Bryan Caplan  

Environmental Econ Textbook Bleg

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What's the best undergraduate environmental econ textbook?  Constraints:

1. It has to be engaging enough to hold the attention of someone who isn't taking an environmental econ course.

2. It should have decent empirics on the cost-savings of taxes and tradable permits over direct regulation.

Update: Matthew Kahn's shameless self-promotion of his Fundamentals of Environmental and Urban Economics has won me over.  A steal at $1.




COMMENTS (8 to date)
Floccina writes:

If you do not care if it is accurate or all dis-proven since it was written, I was assigned Paul Erlich's 'Population, Resources, and Environment,'. It is well written and engaging. It is also so completely wrong that you might find it fun to read because it is unintentionally very humorous.

Matthew Kahn writes:

Bryan,

I vote for my $1 Amazon book, Fundamentals of Environmental and Urban Economics, http://www.amazon.com/dp/B00E1U992U

University of Chicago trained economists are under-represented in modern environmental economics. I apply price theory to the study of the causes and consequences of urban pollution. Coase, Becker and Heckman's work are all discussed. Pollution permit markets and the political economy of introducing these markets are discussed. I pack a lot in for the $1 price tag!

Wintercow20 writes:

My former colleague David Anderson has a very readable and engaging book but as I recall it was not very strong on the empirics. It does touch on a lot of the more popular questions/issues that may resonate with the non-economist such as everyday environmentalism such as bicycling to work, ecofeminism, etc.

Tietenberg's book is probably most widely used and most traditional approach.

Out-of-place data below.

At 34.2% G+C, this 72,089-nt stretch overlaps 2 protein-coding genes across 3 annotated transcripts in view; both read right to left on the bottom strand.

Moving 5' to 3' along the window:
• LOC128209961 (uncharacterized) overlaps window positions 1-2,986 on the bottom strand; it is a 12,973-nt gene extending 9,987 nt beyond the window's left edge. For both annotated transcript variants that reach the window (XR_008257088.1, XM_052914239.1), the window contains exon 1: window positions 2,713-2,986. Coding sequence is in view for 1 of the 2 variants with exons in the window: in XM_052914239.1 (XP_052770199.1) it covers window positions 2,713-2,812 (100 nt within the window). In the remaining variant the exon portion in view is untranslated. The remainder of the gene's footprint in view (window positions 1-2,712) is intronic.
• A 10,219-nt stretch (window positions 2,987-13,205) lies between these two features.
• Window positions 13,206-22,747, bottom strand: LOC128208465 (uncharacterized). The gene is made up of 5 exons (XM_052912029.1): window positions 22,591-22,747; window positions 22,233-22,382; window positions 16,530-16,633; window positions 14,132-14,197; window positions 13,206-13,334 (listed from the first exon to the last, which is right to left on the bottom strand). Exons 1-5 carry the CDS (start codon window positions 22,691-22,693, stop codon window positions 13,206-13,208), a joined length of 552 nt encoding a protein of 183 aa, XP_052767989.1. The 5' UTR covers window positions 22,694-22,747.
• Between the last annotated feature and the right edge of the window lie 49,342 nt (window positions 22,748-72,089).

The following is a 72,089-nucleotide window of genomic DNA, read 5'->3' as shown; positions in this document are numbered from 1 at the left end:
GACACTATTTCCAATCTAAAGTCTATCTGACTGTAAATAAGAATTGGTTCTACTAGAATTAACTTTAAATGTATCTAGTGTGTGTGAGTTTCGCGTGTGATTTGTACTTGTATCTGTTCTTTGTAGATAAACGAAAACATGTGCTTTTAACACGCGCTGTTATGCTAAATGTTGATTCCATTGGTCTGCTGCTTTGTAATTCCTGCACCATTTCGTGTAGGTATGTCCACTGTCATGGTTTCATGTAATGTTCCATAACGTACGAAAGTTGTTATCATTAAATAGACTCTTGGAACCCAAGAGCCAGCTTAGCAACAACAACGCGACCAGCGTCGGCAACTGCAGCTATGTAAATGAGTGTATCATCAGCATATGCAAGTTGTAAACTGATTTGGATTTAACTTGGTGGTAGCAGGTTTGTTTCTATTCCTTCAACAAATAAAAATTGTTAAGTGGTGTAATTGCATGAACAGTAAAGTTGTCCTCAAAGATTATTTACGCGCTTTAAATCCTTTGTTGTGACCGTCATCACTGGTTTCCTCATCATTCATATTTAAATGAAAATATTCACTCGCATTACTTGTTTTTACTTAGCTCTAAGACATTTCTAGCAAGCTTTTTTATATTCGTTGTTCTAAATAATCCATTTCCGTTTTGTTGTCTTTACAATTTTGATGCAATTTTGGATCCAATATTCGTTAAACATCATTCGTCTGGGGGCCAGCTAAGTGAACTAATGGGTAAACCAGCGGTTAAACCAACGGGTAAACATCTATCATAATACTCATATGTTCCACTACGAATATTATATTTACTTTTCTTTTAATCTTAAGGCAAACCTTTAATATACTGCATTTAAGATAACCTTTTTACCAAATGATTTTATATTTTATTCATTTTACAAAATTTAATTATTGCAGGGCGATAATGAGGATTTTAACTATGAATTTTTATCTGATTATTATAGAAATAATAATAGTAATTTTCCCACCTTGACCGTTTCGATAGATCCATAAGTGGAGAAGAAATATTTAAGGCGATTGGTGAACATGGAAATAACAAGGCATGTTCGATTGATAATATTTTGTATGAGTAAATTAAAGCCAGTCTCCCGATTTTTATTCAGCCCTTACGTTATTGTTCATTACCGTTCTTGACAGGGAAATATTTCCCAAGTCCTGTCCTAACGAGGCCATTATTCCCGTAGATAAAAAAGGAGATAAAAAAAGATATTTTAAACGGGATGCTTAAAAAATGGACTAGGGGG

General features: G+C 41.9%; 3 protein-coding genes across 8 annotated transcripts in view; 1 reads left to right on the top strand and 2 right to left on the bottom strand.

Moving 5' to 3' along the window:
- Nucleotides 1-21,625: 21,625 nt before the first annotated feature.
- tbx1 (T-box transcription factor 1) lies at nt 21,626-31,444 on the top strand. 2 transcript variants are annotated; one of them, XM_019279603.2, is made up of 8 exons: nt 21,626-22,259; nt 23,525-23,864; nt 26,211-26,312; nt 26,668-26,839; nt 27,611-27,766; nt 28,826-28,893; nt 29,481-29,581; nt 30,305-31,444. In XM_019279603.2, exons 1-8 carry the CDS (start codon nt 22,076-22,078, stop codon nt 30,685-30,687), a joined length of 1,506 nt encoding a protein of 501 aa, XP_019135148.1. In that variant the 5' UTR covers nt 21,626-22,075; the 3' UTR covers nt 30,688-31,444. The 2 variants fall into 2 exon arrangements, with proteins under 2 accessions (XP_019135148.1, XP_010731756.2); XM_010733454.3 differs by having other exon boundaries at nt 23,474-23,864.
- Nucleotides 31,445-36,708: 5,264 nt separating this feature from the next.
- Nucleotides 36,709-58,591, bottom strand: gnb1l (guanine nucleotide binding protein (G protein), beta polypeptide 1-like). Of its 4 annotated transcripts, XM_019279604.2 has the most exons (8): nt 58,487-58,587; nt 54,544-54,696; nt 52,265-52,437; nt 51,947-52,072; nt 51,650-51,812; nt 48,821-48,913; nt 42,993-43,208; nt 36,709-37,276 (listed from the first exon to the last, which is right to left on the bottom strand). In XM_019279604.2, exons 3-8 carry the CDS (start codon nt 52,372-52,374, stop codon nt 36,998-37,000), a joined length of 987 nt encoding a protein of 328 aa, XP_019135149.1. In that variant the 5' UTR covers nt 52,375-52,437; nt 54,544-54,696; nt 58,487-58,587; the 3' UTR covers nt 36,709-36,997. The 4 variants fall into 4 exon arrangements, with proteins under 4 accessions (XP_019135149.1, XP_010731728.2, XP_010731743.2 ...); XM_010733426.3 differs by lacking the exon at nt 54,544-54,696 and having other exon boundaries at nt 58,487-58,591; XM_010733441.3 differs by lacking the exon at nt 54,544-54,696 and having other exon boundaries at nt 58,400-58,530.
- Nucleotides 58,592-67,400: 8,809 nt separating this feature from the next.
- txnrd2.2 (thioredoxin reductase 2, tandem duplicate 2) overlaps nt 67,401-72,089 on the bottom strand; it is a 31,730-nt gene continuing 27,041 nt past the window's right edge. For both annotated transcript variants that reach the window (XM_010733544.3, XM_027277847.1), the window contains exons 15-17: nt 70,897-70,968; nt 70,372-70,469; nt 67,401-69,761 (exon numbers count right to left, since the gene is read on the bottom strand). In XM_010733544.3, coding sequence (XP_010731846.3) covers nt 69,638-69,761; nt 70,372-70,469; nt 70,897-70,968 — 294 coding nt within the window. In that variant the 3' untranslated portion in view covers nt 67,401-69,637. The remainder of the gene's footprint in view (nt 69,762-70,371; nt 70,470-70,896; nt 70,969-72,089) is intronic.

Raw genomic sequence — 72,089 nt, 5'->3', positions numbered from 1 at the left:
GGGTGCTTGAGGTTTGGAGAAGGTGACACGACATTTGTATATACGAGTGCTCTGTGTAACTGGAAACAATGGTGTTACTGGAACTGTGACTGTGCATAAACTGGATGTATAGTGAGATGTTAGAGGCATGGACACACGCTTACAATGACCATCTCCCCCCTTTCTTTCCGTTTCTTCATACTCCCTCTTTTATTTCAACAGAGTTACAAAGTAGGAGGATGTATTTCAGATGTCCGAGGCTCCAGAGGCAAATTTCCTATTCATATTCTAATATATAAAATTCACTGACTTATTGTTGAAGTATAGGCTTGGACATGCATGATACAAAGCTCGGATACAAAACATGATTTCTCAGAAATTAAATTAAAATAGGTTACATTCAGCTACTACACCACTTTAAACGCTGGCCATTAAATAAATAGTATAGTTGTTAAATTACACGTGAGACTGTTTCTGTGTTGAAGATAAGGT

Goodstein's is a nice blend of the two, and has a big section on the empirics of various trading systems not just the cursory reference to the SOx program but also others including Mercury, NOx and others.

ColoComment writes:

It's been a long time since I've been in a classroom, but with today's ubiquitous availability of up-to-date data, opinion, and general information via the internet, why not just present issues and/or hypotheses and have your class research the proven v. asserted, the estimated costs v. benefits v. political possibilities, and the class create its own policy consensus(es).

Feature/Bug: this would also save your students the cost of a textbook.

John Fast writes:

"Cleaning Up the Environment: Sometimes Cheaper is Better," Chapter 5 of Blinder's Hard Heads, Soft Hearts.

austrartsua writes:

The Ultimate Resource, Julian Simon

would be valuable reading material, although probably not the main textbook you would use.

Damian writes:

http://islandpress.org/markets-and-environment

I use this book in my class. It is the third book I have used. It is simple and short and keeps attention. I wouldn't have posted it because its strength is not empirics, but Kahn's book didn't strike me as fitting your constraints either, so tale a look. Email me dpark scu edu if you want a pdf copy rather than waiting for a exam copy.

ThomasH writes:

@ Matthew Khan

Congratulations,

Yours is the first e book I've ever bought. HOw can I go wrong for a dollar?

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